Health Female Adda
1 year ago
Rebuild Your Body

It's official: They can rebuild you. While you were busy puzzling out the sci-fi mysteries of Bionic Woman the show, bionic woman the reality has been brewing in science labs and doctors' offices across the country. These days, researchers are boldly going where no one has gone before when it comes to the art of human reconstruction. ACL surgery? Who needs it! Botox? For rubes. That's all baby steps compared with the stuff we found when we checked in with leading experts to uncover which of your body parts can be fine-tuned through technology.

Spine

Old-school spinal surgery is invasive and painful -- and puts a serious dent in your ability to perform downward dog. But now docs can replace a damaged disc -- the cartilage pad between vertebrae -- with a stainless-steel version that allows the spine to retain its natural range of motion. It's designed as a metal socket with a steel ball that pivots as you move. And because you don't have to wait for bones to heal, recovery time is only about a week. Docs expect insurance providers to cover the surgery fully within the next year.

Rather not have a spine that sets off metal detectors? In the next five to 10 years you may be able to get replacement discs created in the lab from your own tissue. Scientists are working on a procedure that would remove cells from faulty discs, inject them with healthy new DNA, and then place the cells back into your spine, where the DNA would help heal the disc from the inside out, says Gerald E. Rodts Jr., M.D., professor of neurosurgery and orthopedic surgery at Emory University in Atlanta. Bonus: There's no incision, so you can walk out with just a Band-Aid.

Feet

A new surgical wand called the Topaz can slash the time you spend off your feet after common sports injuries. The device emits sound waves that target damaged tissue inside the foot. Just a small incision allows the radio-frequency waves to penetrate the trouble spot and boost blood flow, which speeds healing. "Patients only need to wear a walking boot for only about a month, versus the two to three months on crutches after traditional surgery," says Jane Andersen, D.P.M., a podiatrist in Chapel Hill, North Carolina.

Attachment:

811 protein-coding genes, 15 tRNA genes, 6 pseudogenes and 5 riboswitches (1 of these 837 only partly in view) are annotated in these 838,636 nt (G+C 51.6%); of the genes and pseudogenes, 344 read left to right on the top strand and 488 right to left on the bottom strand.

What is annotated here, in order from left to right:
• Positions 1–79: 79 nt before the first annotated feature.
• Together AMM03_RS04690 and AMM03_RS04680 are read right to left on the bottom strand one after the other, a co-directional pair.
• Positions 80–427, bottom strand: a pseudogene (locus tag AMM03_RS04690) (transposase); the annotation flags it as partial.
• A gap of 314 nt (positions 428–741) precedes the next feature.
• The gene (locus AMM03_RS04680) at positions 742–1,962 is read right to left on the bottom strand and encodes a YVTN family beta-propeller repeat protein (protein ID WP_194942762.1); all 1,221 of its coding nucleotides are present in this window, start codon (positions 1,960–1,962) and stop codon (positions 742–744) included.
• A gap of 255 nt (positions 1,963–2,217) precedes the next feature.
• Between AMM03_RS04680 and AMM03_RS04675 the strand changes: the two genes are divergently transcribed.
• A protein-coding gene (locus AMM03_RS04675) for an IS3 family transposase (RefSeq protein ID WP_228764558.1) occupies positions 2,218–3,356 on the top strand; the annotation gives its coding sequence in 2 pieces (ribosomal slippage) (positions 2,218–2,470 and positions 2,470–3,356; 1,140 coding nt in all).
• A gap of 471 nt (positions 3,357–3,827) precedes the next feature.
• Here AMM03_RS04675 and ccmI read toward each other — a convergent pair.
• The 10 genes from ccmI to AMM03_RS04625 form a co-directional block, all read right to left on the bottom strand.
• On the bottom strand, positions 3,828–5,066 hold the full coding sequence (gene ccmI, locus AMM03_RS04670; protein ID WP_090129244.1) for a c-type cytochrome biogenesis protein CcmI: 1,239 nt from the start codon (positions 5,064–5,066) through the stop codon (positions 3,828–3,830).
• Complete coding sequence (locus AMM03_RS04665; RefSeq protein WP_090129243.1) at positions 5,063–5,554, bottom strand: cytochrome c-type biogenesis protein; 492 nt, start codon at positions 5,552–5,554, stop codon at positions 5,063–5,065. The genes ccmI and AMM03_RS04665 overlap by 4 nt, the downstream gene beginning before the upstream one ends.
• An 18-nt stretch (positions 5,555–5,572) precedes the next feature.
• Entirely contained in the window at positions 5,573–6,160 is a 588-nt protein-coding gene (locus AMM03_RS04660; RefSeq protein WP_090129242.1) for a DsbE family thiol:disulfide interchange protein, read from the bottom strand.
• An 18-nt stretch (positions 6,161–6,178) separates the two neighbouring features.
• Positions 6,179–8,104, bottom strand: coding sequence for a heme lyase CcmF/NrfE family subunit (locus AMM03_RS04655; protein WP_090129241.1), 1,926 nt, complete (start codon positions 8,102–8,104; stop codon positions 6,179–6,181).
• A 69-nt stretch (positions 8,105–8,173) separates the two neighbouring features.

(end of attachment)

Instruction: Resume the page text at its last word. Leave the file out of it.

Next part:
Teeth

Fixing broken teeth or getting a Hollywood smile with a crown or veneer requires multiple visits to the dentist. But the Cerec 3D, a technology that's been gaining popularity among dentists, streamlines the process. A dentist uses a 3-D camera to take photos of the damaged tooth, and then a computer with a built-in grinding machine assembles a multidimensional image and grinds a perfect match while you wait. (Dental insurance should cover the procedure, but if you aren't insured, it can run you from $400 to $1,500.) Total time in the chair: two hours.

And in the next 10 years, tooth repair could become an all-natural process. "Scientists are working on growing tooth enamel in the lab using human stem cells, which could then be used to replace fillings and broken teeth," says Alan Zweig, D.D.S., a cosmetic dentist in Beverly Hills, California.

Skin

For anyone who has ever forgotten sunscreen: Remergent's DNA Repair Formula ($125, remergentskin.com) has been clinically proven to reverse the effects of sun damage, including wrinkles, according to Ronald Moy, M.D., director of dermatology and cosmetic surgery at the California Health and Longevity Institute in Westlake Village, California. The science: It contains enzymes that help repair cell DNA while channeling the power of antioxidants to prevent future damage.